New research suggests fish oil supplements could compromise infant immunity

Fish oil not good for infants

New research from UBC Okanagan shows mothers who take fish oil supplements during the breastfeeding period may put their babies' immunity at risk.

The study is the first to investigate how fish oil supplementation can impact the composition of breast milk and infant gut bacteria, and findings show it may be best to let nature take its course.

“While maternal fish oil supplementation is widely believed to support infant health, the effect on gut microbiology is relatively unknown,” says senior author Deanna Gibson, an associate professor of biology at UBC. 

“We demonstrated that supplementation corresponded with an increase in breast milk fats but a decrease in the immune-protective components of the milk. We also observed a change in infant gut microbiology—away from the bacteria normally present.”

A total of 91 women and their babies were interviewed for the study, half taking daily doses of fish oil and half not taking any supplements.

Researchers compared breast milk samples, infant stools and immune function markers between the two groups to assess whether fish oil supplements had an impact on the baby's health.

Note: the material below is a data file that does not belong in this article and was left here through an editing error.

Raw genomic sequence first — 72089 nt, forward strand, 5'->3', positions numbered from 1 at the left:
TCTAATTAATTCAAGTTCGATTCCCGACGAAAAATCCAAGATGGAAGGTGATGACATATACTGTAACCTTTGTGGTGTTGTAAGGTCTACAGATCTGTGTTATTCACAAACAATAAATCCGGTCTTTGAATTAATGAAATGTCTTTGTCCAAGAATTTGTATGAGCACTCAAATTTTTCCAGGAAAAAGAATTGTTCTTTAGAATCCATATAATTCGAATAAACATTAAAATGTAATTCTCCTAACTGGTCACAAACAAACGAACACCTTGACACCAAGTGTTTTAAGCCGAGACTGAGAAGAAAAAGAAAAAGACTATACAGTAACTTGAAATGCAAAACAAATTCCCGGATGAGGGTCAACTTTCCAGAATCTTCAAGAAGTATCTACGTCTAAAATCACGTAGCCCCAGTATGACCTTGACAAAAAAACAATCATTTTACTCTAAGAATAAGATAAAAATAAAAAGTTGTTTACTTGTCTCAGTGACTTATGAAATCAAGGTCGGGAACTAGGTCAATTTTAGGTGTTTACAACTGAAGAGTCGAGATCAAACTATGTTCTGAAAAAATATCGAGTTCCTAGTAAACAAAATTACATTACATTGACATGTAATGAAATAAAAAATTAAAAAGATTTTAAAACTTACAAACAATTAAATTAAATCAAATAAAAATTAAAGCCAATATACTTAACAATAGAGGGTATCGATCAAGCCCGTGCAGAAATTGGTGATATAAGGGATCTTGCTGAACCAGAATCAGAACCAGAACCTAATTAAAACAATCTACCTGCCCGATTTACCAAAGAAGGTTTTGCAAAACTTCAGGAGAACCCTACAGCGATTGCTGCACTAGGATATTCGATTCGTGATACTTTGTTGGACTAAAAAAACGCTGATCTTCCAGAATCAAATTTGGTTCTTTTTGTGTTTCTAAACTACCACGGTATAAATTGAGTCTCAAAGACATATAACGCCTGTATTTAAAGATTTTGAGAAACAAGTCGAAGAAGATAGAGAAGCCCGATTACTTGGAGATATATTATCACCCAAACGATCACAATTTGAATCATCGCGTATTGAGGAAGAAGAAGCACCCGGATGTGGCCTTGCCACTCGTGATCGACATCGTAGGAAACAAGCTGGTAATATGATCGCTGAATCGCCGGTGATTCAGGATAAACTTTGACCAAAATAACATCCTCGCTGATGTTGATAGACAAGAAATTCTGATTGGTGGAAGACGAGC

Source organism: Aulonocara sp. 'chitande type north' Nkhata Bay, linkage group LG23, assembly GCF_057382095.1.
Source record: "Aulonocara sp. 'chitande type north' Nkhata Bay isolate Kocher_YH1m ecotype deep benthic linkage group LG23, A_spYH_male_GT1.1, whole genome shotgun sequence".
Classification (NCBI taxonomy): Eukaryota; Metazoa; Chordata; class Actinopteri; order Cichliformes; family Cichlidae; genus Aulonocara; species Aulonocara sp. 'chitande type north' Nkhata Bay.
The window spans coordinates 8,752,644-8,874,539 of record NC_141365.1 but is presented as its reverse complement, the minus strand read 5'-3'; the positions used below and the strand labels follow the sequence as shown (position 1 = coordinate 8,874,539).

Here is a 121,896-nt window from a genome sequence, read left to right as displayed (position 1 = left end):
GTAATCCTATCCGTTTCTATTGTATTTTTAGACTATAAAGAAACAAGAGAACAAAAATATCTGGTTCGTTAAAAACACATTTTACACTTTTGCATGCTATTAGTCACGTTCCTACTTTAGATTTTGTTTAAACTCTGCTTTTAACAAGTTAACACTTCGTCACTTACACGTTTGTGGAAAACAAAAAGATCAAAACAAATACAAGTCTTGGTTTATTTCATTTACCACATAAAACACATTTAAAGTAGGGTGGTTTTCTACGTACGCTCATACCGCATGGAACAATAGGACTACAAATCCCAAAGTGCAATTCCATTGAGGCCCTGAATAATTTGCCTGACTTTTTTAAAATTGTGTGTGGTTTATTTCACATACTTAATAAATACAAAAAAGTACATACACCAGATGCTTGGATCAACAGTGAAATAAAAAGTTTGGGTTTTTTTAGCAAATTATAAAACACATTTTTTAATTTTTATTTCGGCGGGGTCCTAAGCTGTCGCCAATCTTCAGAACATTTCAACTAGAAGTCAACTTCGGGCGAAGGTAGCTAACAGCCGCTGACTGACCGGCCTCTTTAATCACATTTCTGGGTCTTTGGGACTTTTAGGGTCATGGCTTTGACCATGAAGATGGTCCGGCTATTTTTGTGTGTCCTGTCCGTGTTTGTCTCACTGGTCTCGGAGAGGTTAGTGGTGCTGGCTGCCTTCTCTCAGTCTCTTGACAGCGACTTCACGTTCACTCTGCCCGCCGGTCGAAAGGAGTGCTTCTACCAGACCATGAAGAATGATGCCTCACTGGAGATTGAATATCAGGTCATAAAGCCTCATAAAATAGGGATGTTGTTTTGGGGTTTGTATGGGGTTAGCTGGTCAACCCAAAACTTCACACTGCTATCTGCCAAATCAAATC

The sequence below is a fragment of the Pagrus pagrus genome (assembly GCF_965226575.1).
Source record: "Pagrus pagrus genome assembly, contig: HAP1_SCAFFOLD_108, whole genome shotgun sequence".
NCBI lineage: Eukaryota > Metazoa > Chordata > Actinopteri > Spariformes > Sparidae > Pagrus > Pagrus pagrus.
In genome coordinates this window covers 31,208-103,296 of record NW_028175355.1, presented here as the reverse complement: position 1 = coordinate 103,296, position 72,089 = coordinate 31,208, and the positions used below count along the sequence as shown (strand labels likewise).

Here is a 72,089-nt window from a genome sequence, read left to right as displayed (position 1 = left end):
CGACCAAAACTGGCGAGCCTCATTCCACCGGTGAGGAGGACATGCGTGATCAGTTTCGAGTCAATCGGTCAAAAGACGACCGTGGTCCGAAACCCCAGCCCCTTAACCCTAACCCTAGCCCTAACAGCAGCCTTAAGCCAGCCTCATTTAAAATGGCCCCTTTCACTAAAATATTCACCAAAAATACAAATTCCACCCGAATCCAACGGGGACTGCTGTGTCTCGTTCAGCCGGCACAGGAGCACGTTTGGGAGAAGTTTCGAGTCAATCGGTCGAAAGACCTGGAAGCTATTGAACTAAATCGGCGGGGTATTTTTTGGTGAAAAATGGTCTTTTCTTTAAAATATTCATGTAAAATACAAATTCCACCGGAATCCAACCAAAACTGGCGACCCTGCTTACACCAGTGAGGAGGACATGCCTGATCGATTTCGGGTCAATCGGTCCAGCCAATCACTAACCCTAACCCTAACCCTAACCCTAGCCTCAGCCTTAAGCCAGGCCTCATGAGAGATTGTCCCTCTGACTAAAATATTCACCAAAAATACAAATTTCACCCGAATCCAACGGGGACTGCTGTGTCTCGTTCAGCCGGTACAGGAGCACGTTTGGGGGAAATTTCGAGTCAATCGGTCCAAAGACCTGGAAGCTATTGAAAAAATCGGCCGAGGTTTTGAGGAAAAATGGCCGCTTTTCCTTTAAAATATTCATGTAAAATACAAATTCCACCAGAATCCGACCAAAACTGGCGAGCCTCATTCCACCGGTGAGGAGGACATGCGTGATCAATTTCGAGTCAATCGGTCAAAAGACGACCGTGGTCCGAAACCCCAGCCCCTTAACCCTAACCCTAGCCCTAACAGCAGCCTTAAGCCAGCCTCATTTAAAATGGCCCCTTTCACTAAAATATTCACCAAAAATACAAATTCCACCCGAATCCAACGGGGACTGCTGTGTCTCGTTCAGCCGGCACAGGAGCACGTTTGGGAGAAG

The group of women who took fish oil supplements had a higher ratio of omega-3 fatty acids, but a lower ratio of protective molecules, such as antibodies, in their breast milk.

The infants of women in that group displayed a lower diversity of bacteria in their stools, meaning they may have a harder time fighting off a potential infection. 

“We showed that fish oil supplementation decreases the critically important defence factors of breast milk, one of the only sources of immunity infants get during early life,” says former doctoral student and study co-author, Candice Quin.

“We also showed that increased fatty acids in breast milk as a result of supplementation was associated with an altered composition of infant gut bacteria, both in numbers and diversity. This is a change that could result in infection risk for the infant."

For more information about this study, visit Gibson’s blog.

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